Television's voice of golf knows a thing or two when it comes to assessing a player's qualities, but his inclusion of the popular Price in such ceremonious company, ostensibly for his social graces, smacks of faint praise. No slight was intended, though, and Alliss is quick to talk up the 40-year- old Zimbabwean's prospects this week at Augusta. "Nick is a wonderful ball striker, and he seems to be putting very well at the moment," declares the veteran commentator. "On that basis, he is always going to be in contention."
Having travelled a long road and weathered many setbacks since his salad days on the European Tour in the late 1970s, Price rose to become the undisputed world No 1 for two and half years from the middle of 1992. During that period he won two USPGA Championships, the 1994 Open at Turnberry and 12 other titles, and twice topped the US money list. At the time, he had no apparent weakness. His driving was long and straight, his iron play crisp and accurate, his temperament sound, and his short game the stuff of dreams.
Then came an abrupt decline during which he could so easily have hidden behind the cri de coeur monotonously familiar to followers of Monty, Faldo and Woosie, about a recalcitrant putting stroke. Erratic health in the shape of chronic sinusitis also played its part, but instead of moaning or petulantly blaming the media for his misfortunes, the unassuming Price quietly prescribed his own cure with a little help from golf's spin-doctor- in-chief, David Leadbetter.
After three months of 1997, the treatment seems to be working. In seven starts since ending last year with a succession of high finishes in Africa, he has chalked up two victories, two second places, a third, an 11th and a creditable level-par tie for 24th at the TPC last weekend.
The wins, boosting his career tally to 32, both came in South Africa - the Dimension Data Pro-Am at Sun City and the Alfred Dunhill PGA at Houghton - while four of his other five outings were in the United States. Not surprisingly, he is back in the world's top 10 and bristling with renewed enthusiasm.
"Confidence is everything in golf and its what I've lacked over the last few years," said Price. "You notice it particularly on the greens. I suppose I'm holing at least two extra putts a round than I was before. I was striking the ball no worse than I am now, and I was hitting the same number of greens in regulation, but at last the putts are dropping. I knew it was the main problem with my game and I've worked hard to correct it. Now, when I'm under the gun, I know what I'm doing."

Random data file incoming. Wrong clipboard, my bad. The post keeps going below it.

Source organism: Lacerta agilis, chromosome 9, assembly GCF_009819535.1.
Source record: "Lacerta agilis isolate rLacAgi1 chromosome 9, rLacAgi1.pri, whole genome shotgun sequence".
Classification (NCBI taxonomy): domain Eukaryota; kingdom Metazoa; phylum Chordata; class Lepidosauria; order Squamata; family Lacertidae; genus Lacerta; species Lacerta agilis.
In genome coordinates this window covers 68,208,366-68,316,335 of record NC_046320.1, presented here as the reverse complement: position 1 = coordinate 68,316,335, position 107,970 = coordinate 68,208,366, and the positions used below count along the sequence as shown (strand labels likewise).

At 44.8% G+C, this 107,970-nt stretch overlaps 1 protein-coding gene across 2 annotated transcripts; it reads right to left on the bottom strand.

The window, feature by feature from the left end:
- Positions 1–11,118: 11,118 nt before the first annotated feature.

To golfers, this mental state is the equivalent of Nirvana, a promised land only fleetingly experienced, if ever. But long before his present burst of form and the sustained thrill of those previous anni mirabili, Price had already tasted this rare feeling. At Augusta of all places.
In the third round of the 1986 Masters, Price, who eventually came fifth, carded a course record 63, nine under par and 16 shots fewer than his opening effort. His score would have been even lower had either of two makeable birdie putts dropped on the final two greens. One slid narrowly by while the other hit the back of the cup and settled defiantly on the edge. Afterwards, he commented modestly: "I think Bobby Jones [the late, great champion who built Augusta and created the Masters] held up his hand from somewhere and said 'that's enough, boy'."
Price therefore has his place in Augusta's history, but only once since has he come close there, when tying for sixth in 1992. Anoraks, though, will have already detected a pattern. Price was twice runner-up in the Open, in 1982 at Troon where the tournament returns this summer and in 1988 at Lytham. Six years later, he finally scaled the elusive pinnacle. His two promising Masters tilts have also occurred at six-year intervals, so perhaps 1998 will be his year instead?
"I don't care when it comes as long as it does. But if it doesn't happen I can't complain about what golf has given me," said Price, who has banked more than $7.5m in US prize money alone.
Like many great occasions, the Masters has its own sense of theatre - witness Ben Crenshaw's tearful triumph just a week after the death of his mentor Harvey Penick in 1995. After last year's dramatic collapse, Price's great friend, fellow colonial and Floridian neighbour, Greg Norman, would be a sentimental winner.
But with his long-serving caddy Jeff "Squeeky" Medlen in need of a tonic as he battles leukaemia, Price would be a fitting recipient of the coveted Green Jacket next Sunday in every respect. As Alliss might say, what a nice idea.